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In Order Blog

Found Time: The Organizer Gets Organized

tol-er-ate : [verb] to allow the existence, presence, practice, or act of without prohibition or hindrance;
permit. to endure without repugnance; to put up with.

The above definition from dictionary.com defines “tolerate” as allowing or permitting something to happen without stepping in to change it. Most people tolerate certain things in their life, either because the situation is not painful enough to warrant making a change, or because they don’t have the time/energy, or because they don’t want to make waves.

We often think of tolerance as it pertains to our relationships: we tolerate a partner who snores; we put up with kids who leave dirty dishes on the kitchen counter; we choose not to argue with the colleague who always shows up late.

But tolerating things you don’t like extends beyond people and relationships. It also applies to stuff. Let me ask you a question. What are you tolerating in your home? Are you overlooking the stacks of paper on the kitchen counters? Are you enduring the piles of stuff on the dining room table? Do you ignore the guest room that is so cluttered you can’t invite out-of-town family members to stay with you?

Although my house is probably more organized than most, there were definitely some problem areas I was tolerating, primarily because I didn’t have time. Pre-COVID, I was often organizing in my clients’ homes six days a week, leaving me precious little awake time to organize in my own home. Being stuck at home for the past six and a half months, I was finally able to tackle the following projects:

1. Situation: I am my mother’s Power of Attorney, and deal with all her finances, tax-related information, and other paperwork. I had ten plastic file boxes filled with documents I had taken from her house. Although the bins were neatly labeled and stored on a shelving unit in my basement, I felt frustrated every time I walked past.
Project: One weekend, I decided it was time to tackle Mom’s paperwork.
Outcome:In about half a day, I sorted through all the bins, created two large boxes of sensitive papers to be shredded, recycled a large quantity of unnecessary items, and consolidated those ten boxes into a small two-drawer filing cabinet. By moving the shelving unit, I created space for a new freezer.

2. Situation: My daughter moved into her own apartment about a year and a half ago, leaving the closet in her childhood bedroom with clothes and shoes she didn’t have space for. She also left behind books, toiletries, and medication in her closet. I never go into her closet, and we don’t need the additional storage space, so it wasn’t a high priority project. Again, one of those things to do “when I have time.”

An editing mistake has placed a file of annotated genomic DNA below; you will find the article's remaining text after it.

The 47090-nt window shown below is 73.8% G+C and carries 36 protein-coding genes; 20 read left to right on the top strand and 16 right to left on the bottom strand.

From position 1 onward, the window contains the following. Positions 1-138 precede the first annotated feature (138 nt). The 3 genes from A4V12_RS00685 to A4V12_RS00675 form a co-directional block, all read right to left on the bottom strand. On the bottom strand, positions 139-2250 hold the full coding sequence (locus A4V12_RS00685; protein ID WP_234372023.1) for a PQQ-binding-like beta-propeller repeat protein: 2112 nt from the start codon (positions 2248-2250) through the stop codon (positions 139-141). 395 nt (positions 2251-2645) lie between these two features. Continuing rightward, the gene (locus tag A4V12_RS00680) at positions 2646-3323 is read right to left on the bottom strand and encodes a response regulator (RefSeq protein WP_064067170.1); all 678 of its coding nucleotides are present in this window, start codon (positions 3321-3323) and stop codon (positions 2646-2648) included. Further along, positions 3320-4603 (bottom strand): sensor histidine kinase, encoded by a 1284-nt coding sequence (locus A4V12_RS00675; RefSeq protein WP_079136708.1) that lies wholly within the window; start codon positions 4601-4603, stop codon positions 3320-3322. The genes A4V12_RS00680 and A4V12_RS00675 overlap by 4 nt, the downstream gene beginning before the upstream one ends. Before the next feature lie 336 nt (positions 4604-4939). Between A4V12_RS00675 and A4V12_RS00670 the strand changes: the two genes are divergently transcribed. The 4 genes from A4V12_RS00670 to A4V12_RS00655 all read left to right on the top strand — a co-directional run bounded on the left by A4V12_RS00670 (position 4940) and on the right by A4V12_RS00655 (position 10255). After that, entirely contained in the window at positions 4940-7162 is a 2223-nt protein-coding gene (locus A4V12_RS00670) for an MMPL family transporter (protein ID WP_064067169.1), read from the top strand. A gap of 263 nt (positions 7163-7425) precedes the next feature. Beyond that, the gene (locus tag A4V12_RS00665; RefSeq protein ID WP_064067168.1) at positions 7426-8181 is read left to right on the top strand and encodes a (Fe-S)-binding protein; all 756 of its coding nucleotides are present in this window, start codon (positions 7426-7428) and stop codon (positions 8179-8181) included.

Project: My daughter broke her heel rock climbing a month ago and has been living with me while she heals. Last weekend, we decided to organize her closet since a friend will be stopping by this week to pick up donation items for families in need.
Outcome: After 18 months, it was very easy for my daughter to make the decision to part with most of the clothing. As she appropriately stated, “If I haven’t missed it or wanted to wear it in all this time, I probably don’t need it and I’d rather donate it to someone who will use it.” Smart kid I raised!

3. Situation: My exercise clothes were taking up too much space in my dresser drawer, making opening and closing the drawer a headache.
Project: I finally got fed up fighting with the dresser drawer and decided to empty everything out and sort through the contents.
Outcome: In 17 minutes (yup, that’s all it took – I timed it!), I took out all the leggings, sports bras, and workout tops, sorted through them and pulled out the ones I no longer like to be donated. Then I neatly rolled up the ones I decided to keep, creating different sections for full length leggings and capri length, and separated the workout tops. In practically no time, the drawer was beautifully organized, everything was accessible, and I was wondering why I had tolerated it for so long.

The projects, respectively, took 4 hours, 2 hours, and 17 minutes. Not a big outlay of time, and certainly not worth tolerating for way too long. What are you tolerating in your home, and when can you schedule time to deal with it? Let me know how your project turns out. As always, if you need help, motivation, or even donation resources, contact us. We are currently working virtually and in person following CDC guidelines.